The Associated Press
ISLAMABAD — Thousands of Pakistanis joined by a group of U.S. anti-war activists headed toward Pakistan's militant-riddled tribal belt Saturday to protest U.S. drone strikes — even as a Pakistani Taliban faction warned suicide bombers would stop the demonstration.
The motorcade march was led by Imran Khan, the ex-cricket star-turned-populist politician, whom militants have brushed off as a tool of the West despite his condemnations of the drone strikes, which have killed many militant leaders.
Khan insisted the protesters, who want to travel the roughly 400-kilometer (250-mile) route to the South Waziristan tribal region by Sunday, would go as far as possible.
"This is a peace march, an effort for peace in Pakistan on our part. ... We are not going to fight anyone," Khan said as the motorcade set off from Islamabad.
The convoy, which at its start numbered around 150 vehicles, grew steadily throughout the day, appearing to stretch for miles. It was warmly welcomed by Pakistanis in small towns and villages along the route. Pakistani TV footage showed people showering rose petals on the cars and other vehicles.
Around three dozen Americans from the U.S.-based anti-war group CODEPINK joined Khan for the march. Because access to Pakistan's tribal regions is heavily restricted, it was unclear whether the Westerners participating in the protest would be allowed to enter the region.
South Waziristan has been the scene of a Pakistani army offensive and a frequent target of the drone strikes aimed at the Pakistani Taliban. The protesters say that despite U.S. claims, the strikes have terrorized peaceful tribes living in the area and killed many innocent civilians.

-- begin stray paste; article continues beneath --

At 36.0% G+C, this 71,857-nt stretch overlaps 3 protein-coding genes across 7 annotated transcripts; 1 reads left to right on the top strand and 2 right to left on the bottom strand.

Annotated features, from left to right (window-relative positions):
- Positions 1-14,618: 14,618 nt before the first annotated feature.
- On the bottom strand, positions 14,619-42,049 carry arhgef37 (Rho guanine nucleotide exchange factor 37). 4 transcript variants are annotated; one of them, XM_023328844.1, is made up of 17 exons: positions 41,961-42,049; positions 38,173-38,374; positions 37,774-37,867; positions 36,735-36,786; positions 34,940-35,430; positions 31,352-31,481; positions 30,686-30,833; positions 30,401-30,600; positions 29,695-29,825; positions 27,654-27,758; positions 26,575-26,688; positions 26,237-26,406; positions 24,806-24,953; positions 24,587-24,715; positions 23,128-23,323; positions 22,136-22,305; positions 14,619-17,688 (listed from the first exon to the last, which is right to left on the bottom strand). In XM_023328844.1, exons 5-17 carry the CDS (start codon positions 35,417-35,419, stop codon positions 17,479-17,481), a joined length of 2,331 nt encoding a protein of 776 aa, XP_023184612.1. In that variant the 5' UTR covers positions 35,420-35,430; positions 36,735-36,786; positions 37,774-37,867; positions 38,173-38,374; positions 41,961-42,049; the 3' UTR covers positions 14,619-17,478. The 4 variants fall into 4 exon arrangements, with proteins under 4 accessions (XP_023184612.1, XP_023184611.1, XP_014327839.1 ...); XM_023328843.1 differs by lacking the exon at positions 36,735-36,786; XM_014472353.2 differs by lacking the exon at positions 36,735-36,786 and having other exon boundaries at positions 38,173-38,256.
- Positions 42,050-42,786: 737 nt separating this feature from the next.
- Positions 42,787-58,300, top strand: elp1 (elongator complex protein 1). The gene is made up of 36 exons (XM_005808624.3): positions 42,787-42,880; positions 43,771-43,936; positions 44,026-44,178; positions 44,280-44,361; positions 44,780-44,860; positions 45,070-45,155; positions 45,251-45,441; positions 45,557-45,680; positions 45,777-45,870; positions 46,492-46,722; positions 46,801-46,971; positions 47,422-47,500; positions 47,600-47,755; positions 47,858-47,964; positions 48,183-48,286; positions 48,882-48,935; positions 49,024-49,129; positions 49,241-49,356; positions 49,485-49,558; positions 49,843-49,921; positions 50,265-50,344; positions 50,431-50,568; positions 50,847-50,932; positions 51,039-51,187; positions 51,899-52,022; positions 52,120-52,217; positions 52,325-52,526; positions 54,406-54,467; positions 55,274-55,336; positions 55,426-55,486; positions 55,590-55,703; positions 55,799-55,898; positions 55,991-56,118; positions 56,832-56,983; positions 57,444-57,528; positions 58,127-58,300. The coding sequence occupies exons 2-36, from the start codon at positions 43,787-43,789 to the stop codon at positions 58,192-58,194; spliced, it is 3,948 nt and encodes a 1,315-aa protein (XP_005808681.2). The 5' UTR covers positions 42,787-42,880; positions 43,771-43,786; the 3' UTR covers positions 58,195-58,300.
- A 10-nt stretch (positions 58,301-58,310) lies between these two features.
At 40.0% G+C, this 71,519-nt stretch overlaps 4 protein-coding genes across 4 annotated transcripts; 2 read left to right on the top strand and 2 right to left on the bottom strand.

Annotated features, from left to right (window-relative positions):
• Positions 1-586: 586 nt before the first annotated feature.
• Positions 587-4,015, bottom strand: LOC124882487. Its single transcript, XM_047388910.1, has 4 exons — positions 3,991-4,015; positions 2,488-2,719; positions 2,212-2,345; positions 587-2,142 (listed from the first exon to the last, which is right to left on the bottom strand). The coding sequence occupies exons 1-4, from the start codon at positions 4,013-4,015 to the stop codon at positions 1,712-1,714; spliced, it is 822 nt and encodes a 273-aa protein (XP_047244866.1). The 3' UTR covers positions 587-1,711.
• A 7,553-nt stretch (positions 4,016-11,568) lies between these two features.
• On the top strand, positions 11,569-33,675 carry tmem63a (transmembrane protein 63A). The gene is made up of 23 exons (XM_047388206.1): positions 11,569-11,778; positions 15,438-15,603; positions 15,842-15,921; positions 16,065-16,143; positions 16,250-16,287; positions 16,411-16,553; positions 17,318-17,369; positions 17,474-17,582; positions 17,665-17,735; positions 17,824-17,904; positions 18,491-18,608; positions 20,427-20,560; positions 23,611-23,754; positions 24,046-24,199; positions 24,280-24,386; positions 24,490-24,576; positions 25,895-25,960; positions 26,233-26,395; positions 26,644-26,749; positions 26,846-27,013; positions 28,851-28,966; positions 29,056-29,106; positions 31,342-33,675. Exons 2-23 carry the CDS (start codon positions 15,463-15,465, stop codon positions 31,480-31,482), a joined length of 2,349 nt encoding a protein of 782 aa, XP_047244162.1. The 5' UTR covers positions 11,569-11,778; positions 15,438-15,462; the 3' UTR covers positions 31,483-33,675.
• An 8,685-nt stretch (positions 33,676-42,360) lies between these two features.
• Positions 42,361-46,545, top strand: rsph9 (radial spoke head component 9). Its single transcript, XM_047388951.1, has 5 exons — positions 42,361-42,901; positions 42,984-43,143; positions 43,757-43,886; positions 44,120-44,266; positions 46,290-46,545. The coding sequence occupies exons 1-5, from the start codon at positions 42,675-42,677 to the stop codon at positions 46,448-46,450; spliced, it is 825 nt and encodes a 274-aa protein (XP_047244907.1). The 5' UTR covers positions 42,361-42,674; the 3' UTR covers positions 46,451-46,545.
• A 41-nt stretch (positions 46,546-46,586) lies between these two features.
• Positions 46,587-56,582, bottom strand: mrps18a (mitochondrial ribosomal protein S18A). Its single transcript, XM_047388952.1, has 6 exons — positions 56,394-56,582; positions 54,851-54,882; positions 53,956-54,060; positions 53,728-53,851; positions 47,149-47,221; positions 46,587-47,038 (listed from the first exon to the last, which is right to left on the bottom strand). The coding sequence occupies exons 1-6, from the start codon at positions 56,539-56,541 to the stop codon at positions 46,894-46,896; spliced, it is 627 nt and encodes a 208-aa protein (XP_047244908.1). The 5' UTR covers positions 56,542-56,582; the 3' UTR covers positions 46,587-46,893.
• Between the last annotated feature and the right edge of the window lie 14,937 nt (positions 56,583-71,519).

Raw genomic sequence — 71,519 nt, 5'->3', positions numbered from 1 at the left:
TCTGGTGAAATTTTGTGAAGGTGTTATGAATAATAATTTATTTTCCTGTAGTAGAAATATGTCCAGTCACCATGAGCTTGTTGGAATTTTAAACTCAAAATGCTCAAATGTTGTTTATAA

"I'm hoping that what it will show is that the Pakistani people and American people and even the people in the tribal areas want peace," said Joe Lombardo, a U.S. activist from Delmar, New York.
James Ricks, another American activist, said he was going along with the convoy despite the danger. "I am taking this risk because my government is committing international war crimes and we want to stop this," said Ricks, of Ithaca, New York.
The convoy departed early in the morning, leaving behind some who arrived late in cars carrying Khan posters and the red-and-green flag of his Pakistan Tehreek-e-Insaf political party. Youths on motorcycles and vans blaring songs from loudspeakers rushed to catch up.
When Khan arrived in his home district of Mianwali, huge crowds greeted him. TV footage showed him wearing Pakistan's white traditional dress, sitting on the roof of his vehicle, waving back to his cheering supporters.
Khan, in brief chats with media at different stops, said government officials had tried to discourage people from joining the march.
"Fearing this will be an historic rally, they (government) have attempted to discourage people through scaring tactics but you have seen the response," he said. "This will prove to be a historic event."
The government has warned about safety concerns, especially in South Waziristan. Although that tribal region has theoretically been under army control since an offensive there in late 2009, militants still roam the area.
The main faction of the Pakistani Taliban, which is based in South Waziristan, issued a statement Saturday calling Khan a "slave of the West" and saying that the militants "don't need any sympathy" from such "a secular and liberal person."
The statement did not reveal anything about the militants' plans regarding the march, but added: "Imran Khan's so-called Peace March is not in sympathy for drone-hit Muslims. Instead, it's an attempt by him to increase his political stature."
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